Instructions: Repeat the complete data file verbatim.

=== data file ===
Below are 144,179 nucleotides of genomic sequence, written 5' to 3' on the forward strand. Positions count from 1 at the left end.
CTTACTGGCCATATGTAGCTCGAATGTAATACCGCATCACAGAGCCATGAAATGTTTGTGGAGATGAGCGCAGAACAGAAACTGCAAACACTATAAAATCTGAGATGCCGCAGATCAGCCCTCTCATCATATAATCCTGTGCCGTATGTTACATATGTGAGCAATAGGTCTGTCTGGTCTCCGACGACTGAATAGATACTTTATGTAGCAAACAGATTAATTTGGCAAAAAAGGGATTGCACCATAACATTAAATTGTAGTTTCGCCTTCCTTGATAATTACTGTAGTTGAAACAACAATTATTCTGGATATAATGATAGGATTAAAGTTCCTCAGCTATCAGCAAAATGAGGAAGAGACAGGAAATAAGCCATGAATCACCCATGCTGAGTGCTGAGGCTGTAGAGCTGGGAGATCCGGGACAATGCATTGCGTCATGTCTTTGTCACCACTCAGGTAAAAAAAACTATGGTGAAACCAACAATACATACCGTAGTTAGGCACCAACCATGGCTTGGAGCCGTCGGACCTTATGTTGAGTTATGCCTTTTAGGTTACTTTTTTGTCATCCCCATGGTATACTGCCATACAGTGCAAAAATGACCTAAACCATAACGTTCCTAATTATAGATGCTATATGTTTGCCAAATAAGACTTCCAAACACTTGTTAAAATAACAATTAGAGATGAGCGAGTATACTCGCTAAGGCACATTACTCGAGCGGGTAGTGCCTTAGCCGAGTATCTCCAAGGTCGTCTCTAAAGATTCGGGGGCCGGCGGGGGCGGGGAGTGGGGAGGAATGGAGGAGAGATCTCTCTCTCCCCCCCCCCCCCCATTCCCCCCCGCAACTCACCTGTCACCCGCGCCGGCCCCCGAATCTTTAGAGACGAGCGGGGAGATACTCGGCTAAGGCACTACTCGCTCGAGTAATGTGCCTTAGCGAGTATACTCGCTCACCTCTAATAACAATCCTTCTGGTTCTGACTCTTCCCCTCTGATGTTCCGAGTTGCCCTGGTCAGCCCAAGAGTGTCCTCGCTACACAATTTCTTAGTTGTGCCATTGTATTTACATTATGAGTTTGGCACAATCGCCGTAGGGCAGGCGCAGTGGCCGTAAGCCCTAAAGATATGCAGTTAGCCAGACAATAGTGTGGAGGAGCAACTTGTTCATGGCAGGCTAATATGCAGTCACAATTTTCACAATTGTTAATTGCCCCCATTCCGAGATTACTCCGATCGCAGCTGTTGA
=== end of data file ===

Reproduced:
Below are 144,179 nucleotides of genomic sequence, written 5' to 3' on the forward strand. Positions count from 1 at the left end.
CTTACTGGCCATATGTAGCTCGAATGTAATACCGCATCACAGAGCCATGAAATGTTTGTGGAGATGAGCGCAGAACAGAAACTGCAAACACTATAAAATCTGAGATGCCGCAGATCAGCCCTCTCATCATATAATCCTGTGCCGTATGTTACATATGTGAGCAATAGGTCTGTCTGGTCTCCGACGACTGAATAGATACTTTATGTAGCAAACAGATTAATTTGGCAAAAAAGGGATTGCACCATAACATTAAATTGTAGTTTCGCCTTCCTTGATAATTACTGTAGTTGAAACAACAATTATTCTGGATATAATGATAGGATTAAAGTTCCTCAGCTATCAGCAAAATGAGGAAGAGACAGGAAATAAGCCATGAATCACCCATGCTGAGTGCTGAGGCTGTAGAGCTGGGAGATCCGGGACAATGCATTGCGTCATGTCTTTGTCACCACTCAGGTAAAAAAAACTATGGTGAAACCAACAATACATACCGTAGTTAGGCACCAACCATGGCTTGGAGCCGTCGGACCTTATGTTGAGTTATGCCTTTTAGGTTACTTTTTTGTCATCCCCATGGTATACTGCCATACAGTGCAAAAATGACCTAAACCATAACGTTCCTAATTATAGATGCTATATGTTTGCCAAATAAGACTTCCAAACACTTGTTAAAATAACAATTAGAGATGAGCGAGTATACTCGCTAAGGCACATTACTCGAGCGGGTAGTGCCTTAGCCGAGTATCTCCAAGGTCGTCTCTAAAGATTCGGGGGCCGGCGGGGGCGGGGAGTGGGGAGGAATGGAGGAGAGATCTCTCTCTCCCCCCCCCCCCCCATTCCCCCCCGCAACTCACCTGTCACCCGCGCCGGCCCCCGAATCTTTAGAGACGAGCGGGGAGATACTCGGCTAAGGCACTACTCGCTCGAGTAATGTGCCTTAGCGAGTATACTCGCTCACCTCTAATAACAATCCTTCTGGTTCTGACTCTTCCCCTCTGATGTTCCGAGTTGCCCTGGTCAGCCCAAGAGTGTCCTCGCTACACAATTTCTTAGTTGTGCCATTGTATTTACATTATGAGTTTGGCACAATCGCCGTAGGGCAGGCGCAGTGGCCGTAAGCCCTAAAGATATGCAGTTAGCCAGACAATAGTGTGGAGGAGCAACTTGTTCATGGCAGGCTAATATGCAGTCACAATTTTCACAATTGTTAATTGCCCCCATTCCGAGATTACTCCGATCGCAGCTGTTGA